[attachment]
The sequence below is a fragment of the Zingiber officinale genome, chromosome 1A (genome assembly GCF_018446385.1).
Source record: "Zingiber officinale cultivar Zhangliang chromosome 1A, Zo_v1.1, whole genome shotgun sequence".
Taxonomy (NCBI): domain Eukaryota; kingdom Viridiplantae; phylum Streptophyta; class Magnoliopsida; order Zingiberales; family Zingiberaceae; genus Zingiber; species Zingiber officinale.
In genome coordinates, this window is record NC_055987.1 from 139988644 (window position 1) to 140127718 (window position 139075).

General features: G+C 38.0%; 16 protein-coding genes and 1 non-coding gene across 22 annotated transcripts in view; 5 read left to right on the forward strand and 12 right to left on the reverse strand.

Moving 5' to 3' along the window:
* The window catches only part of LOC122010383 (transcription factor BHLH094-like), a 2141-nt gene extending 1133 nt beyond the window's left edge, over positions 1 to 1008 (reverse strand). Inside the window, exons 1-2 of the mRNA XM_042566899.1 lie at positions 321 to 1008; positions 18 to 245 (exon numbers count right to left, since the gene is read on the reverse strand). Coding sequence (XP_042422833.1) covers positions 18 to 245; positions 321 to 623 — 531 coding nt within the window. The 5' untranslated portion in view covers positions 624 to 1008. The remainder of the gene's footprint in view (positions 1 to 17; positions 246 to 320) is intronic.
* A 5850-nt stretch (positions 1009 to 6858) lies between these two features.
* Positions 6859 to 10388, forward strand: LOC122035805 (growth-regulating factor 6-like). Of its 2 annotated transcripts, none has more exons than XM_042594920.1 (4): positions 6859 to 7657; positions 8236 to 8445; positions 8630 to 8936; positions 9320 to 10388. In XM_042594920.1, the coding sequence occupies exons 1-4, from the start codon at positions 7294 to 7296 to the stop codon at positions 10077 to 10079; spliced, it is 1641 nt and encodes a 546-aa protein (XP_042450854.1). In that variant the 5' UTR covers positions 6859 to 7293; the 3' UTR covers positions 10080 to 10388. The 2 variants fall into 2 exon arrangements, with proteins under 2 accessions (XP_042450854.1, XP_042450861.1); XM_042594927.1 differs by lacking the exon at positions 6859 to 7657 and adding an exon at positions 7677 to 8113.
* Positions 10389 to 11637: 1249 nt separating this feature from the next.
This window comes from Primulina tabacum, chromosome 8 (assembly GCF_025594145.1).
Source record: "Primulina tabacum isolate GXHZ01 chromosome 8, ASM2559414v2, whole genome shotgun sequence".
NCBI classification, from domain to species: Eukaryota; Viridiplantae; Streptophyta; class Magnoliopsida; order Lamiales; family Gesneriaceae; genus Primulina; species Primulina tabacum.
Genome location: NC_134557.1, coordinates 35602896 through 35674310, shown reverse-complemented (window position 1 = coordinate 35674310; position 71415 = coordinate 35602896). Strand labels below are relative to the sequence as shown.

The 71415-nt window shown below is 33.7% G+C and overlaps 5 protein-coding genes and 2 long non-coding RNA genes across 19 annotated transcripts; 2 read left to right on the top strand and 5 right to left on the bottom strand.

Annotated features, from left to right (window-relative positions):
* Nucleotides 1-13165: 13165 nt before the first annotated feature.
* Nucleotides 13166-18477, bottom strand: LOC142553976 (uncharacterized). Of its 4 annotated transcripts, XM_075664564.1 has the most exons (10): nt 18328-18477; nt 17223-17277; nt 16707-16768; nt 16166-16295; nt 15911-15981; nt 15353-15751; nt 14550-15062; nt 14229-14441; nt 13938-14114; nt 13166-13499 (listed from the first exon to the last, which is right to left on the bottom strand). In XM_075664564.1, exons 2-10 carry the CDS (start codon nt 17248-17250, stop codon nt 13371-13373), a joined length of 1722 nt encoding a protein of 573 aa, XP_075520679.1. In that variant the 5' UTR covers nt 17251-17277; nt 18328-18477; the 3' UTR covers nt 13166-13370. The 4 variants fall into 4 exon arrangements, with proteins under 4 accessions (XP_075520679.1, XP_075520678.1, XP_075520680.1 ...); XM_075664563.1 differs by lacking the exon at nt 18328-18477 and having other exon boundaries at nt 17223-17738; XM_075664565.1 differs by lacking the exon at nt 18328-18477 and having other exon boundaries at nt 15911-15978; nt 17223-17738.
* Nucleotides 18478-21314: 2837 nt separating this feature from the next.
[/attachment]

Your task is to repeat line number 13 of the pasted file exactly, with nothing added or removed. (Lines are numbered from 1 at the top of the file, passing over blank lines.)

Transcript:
NCBI classification, from domain to species: Eukaryota; Viridiplantae; Streptophyta; class Magnoliopsida; order Lamiales; family Gesneriaceae; genus Primulina; species Primulina tabacum.